- A brutal stock market slowed college endowment returns in the 2018 fiscal year to an average of 8.2%, down from 12.2% in 2017, according to data from more than 800 institutions gathered by National Association of College and University Business Officers (NACUBO) and TIAA Endowment and Philanthropic Services. Ten-year returns stayed positive by growing to 5.8% but fell short of the 7.2% average target for colleges.
- Surveyed schools collectively spent more than $21.6 billion from their endowments on campus operations during the year, with 49% of withdrawals going toward scholarships and aid. Two-thirds of schools raised their endowment spending, with the median increase at 6.6%.
- In the fiscal year 2018, donors gave nearly $10 billion in total new gifts to endowments. Median gift levels increased 15.6% year-over-year to $3.7 million in 2018. That figure belies the size of gifts, which ranged from less than $400,000 for smaller colleges to more than $50 million for colleges with a $1 billion or greater endowment.
Collectively, college endowments held well over half a trillion dollars in assets by the end of fiscal 2018, with the total growing 8.8% year-over-year to $616.5 billion last year. Yet decreasing return growth is worrisome for colleges as some increase spending from their endowments.
NACUBO President and CEO Susan Whealler Johnston said in a statement that spending data showed the colleges' financial commitment to students, who were the primary beneficiaries of endowment funds. She raised concerns, however, about missing the target for long-term rates of returns, posing a barrier to colleges that want "to increase endowment spending to support their missions."
Returns matter all the more as colleges increasingly come to lean on endowments in an age of declining state support and rising pressure to stem tuition hikes. TIAA CEO Kevin O'Leary noted in a statement that endowments are playing a growing role in operations, taking up 10% of the operating budget on average.
Not all endowments are equal, of course. Harvard University topped the list with a $38.3 billion endowment, up more than $2 billion from 2017 and roughly equivalent to the assets of Target Corp. and the manufacturer 3M.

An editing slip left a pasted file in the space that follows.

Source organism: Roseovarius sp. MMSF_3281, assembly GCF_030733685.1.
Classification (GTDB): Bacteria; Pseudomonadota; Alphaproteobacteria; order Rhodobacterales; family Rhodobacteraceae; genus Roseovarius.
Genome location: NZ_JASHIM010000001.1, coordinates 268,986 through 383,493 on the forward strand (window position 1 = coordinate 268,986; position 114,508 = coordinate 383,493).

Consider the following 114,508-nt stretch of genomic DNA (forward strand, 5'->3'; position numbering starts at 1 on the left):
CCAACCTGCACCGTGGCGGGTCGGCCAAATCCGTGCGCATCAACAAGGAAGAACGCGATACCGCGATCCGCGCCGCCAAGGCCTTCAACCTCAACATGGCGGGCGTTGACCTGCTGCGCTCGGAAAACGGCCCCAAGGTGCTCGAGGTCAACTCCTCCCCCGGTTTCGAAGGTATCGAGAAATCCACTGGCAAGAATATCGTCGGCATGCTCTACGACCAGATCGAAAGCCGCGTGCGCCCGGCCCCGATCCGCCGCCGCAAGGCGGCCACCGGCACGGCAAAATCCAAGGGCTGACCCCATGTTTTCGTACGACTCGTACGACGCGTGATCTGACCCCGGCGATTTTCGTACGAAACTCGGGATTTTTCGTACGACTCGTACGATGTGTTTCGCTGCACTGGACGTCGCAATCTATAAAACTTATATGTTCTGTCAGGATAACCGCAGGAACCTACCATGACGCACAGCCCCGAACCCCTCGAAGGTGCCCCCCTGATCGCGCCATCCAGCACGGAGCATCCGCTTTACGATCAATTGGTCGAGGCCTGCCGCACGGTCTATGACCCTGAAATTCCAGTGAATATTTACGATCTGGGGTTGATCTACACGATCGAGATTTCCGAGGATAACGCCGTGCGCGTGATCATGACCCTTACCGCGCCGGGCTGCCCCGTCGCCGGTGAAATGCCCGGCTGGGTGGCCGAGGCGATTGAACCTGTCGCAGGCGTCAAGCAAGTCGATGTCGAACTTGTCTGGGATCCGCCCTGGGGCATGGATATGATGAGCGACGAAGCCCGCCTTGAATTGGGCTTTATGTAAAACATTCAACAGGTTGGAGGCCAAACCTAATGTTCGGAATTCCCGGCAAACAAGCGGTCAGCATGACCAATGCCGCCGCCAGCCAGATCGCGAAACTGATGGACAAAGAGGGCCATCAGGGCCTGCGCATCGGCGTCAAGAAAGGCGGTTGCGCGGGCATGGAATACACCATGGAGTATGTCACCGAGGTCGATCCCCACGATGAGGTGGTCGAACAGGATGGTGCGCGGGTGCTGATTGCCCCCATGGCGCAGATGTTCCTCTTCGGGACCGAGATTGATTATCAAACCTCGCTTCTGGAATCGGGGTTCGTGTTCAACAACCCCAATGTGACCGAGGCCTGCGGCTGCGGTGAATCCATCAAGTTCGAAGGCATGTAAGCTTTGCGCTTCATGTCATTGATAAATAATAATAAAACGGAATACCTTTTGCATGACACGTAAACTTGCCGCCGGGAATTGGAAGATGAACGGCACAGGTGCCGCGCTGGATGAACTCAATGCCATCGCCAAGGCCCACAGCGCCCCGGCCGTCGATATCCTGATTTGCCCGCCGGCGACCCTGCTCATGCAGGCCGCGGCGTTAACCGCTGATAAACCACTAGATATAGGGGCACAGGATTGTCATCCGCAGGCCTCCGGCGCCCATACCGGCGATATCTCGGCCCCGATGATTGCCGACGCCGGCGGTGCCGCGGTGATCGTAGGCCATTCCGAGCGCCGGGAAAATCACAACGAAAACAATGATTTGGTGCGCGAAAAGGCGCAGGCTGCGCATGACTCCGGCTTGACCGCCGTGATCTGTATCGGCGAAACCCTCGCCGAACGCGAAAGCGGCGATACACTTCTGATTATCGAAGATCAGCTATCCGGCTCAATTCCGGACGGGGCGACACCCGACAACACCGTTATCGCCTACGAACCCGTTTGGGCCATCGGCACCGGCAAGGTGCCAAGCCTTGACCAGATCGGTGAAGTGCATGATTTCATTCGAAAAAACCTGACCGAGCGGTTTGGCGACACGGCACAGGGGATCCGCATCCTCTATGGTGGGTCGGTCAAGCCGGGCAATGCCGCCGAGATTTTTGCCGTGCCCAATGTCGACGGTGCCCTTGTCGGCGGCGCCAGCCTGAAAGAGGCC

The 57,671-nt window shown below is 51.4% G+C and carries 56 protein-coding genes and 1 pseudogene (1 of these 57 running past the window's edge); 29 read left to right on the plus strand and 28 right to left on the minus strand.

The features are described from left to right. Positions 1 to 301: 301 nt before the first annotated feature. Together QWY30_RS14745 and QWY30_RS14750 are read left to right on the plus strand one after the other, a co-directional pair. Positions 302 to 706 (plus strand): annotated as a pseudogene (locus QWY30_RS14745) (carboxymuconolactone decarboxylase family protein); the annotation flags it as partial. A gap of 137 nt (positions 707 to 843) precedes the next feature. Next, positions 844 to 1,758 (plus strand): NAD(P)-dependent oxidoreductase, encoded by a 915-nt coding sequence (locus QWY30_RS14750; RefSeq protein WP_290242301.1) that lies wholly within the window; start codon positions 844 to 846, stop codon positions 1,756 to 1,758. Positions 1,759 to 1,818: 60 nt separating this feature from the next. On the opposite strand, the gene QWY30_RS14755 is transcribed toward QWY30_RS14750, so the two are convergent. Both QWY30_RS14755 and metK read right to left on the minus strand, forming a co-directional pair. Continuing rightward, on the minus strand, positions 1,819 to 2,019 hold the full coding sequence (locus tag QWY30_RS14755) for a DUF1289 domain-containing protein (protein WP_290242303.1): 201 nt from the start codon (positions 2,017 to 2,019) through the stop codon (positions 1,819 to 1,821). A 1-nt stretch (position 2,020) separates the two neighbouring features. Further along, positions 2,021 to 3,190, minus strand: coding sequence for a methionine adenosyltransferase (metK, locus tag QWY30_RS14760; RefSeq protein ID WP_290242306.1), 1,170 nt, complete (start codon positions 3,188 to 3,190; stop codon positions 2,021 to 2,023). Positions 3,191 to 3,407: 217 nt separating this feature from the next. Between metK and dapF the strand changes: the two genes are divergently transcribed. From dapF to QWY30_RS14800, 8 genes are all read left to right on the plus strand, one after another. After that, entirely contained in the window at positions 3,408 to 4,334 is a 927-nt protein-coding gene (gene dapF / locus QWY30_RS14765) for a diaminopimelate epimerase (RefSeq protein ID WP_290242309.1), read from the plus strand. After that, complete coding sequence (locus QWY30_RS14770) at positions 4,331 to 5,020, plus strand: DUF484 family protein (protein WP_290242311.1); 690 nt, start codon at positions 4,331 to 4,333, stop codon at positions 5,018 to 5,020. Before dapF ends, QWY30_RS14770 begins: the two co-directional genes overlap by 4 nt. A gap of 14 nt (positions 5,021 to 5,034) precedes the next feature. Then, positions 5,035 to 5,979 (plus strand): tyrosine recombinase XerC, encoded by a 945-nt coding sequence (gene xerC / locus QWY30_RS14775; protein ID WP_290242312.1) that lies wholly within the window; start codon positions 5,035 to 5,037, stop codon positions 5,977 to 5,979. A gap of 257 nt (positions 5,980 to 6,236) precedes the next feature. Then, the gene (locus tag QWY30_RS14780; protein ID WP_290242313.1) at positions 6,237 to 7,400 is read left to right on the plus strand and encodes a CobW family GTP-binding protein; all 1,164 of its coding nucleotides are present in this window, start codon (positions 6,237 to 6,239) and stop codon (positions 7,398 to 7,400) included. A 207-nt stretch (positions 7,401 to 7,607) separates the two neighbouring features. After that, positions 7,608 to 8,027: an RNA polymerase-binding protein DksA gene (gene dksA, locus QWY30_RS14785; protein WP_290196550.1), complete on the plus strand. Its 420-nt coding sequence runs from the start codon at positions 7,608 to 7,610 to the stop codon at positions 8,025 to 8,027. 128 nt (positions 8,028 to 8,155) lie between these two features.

As the gifts and investment accounts balloon at Harvard — which completed a five-year, record-breaking $9.6 billion capital campaign last year — the contents of its investment portfolio has raised some eyebrows. Managers have put money into everything from Brazilian farmland to California vineyards bearing precious water rights. Harvard's endowment is also the subject of new taxes as a result of the Republican tax law passed in 2017, which the Ivy League university estimates will cost it between $40 million to $50 million each year.
No. 2 is the University of Texas System, which had an endowment valued at $30.9 billion last year. Yale University ($29.4 billion), Stanford University ($26.5 billion) and Princeton University ($25.9 billion) rounded out the top five. Compare those figures to Mount Saint Mary College, in Newburgh, New York, which had one of the smallest endowments at $5.7 million, about 0.015% of Harvard's.
Public colleges made up $203.8 billion, or about 38%, of the total endowment value across institutions. During the year, the median gift values at public colleges ($5 million) outpaced gifts to private schools ($3.1 million).
Public institutions have been expanding their fundraising ambitions in recent years, especially as states have slashed or stalled funding. Last year, the University of Michigan completed a record $5 billion fundraising campaign. Meanwhile, the University of Washington has a $5 billion campaign underway, the University of North Carolina at Chapel Hill is working toward $4.25 billion and the University of Florida is aiming for $3 billion.